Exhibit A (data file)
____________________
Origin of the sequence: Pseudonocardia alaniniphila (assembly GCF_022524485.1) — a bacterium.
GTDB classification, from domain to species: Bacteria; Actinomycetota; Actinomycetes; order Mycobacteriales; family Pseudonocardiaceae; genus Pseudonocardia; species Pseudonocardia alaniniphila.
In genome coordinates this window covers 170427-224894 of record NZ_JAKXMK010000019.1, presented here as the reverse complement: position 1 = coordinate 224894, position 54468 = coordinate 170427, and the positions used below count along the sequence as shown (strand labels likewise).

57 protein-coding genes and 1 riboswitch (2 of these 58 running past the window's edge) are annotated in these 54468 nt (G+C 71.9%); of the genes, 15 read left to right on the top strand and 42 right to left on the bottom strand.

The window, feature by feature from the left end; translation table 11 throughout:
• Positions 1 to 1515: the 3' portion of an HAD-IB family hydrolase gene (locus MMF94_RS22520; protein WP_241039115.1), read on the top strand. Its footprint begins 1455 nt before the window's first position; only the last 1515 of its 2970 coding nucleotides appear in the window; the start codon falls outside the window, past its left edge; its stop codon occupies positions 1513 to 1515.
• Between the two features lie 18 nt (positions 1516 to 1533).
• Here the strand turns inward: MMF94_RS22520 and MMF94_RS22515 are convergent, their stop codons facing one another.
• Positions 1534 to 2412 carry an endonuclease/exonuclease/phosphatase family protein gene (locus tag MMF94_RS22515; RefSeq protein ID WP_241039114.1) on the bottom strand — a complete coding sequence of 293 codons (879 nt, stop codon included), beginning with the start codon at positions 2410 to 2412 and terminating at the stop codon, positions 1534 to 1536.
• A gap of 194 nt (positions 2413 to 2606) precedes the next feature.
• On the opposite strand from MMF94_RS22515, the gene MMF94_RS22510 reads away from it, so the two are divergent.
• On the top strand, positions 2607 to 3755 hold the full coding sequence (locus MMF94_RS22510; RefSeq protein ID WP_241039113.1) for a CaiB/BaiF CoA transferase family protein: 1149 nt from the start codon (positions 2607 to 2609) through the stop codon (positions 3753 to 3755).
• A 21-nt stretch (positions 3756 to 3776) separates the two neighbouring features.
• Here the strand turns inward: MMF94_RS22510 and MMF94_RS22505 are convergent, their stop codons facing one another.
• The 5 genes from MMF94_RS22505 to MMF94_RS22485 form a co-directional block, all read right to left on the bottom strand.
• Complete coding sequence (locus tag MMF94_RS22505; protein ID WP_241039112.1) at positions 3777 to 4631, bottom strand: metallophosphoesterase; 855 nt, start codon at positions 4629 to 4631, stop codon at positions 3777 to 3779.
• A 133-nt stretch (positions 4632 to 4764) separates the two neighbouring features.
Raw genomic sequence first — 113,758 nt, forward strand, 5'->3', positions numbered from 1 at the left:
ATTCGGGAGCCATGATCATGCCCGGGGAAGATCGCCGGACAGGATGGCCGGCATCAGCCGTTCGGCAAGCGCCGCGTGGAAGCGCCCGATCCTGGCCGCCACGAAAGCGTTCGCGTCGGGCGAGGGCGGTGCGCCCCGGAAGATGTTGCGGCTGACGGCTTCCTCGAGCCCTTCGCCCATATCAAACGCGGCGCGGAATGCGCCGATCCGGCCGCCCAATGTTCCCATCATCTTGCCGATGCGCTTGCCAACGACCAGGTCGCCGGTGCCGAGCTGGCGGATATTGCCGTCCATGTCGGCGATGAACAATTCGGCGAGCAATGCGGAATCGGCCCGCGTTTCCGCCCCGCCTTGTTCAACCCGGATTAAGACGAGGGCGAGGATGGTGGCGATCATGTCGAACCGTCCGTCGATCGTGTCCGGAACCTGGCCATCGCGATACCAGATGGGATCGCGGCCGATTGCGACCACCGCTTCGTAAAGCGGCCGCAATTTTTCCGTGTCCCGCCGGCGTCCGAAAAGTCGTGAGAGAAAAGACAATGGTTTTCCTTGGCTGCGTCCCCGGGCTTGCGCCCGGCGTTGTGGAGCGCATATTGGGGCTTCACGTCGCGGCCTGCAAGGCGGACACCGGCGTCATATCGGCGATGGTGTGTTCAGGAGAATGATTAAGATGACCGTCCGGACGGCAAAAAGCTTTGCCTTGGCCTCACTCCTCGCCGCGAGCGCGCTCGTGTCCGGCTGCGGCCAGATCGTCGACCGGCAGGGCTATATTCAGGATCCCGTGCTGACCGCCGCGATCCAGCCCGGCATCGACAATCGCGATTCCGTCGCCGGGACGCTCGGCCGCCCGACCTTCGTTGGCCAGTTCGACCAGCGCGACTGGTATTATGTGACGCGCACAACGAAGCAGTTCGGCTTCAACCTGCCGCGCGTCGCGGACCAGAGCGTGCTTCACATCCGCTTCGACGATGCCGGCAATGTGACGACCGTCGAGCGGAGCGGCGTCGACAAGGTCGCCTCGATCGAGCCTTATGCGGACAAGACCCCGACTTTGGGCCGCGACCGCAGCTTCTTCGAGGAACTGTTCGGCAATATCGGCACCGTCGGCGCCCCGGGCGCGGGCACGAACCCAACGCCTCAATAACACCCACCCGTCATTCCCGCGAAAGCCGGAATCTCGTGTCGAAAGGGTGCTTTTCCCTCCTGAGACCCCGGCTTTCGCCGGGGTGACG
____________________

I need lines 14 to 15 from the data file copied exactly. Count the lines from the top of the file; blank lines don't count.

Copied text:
• Here the strand turns inward: MMF94_RS22510 and MMF94_RS22505 are convergent, their stop codons facing one another.
• The 5 genes from MMF94_RS22505 to MMF94_RS22485 form a co-directional block, all read right to left on the bottom strand.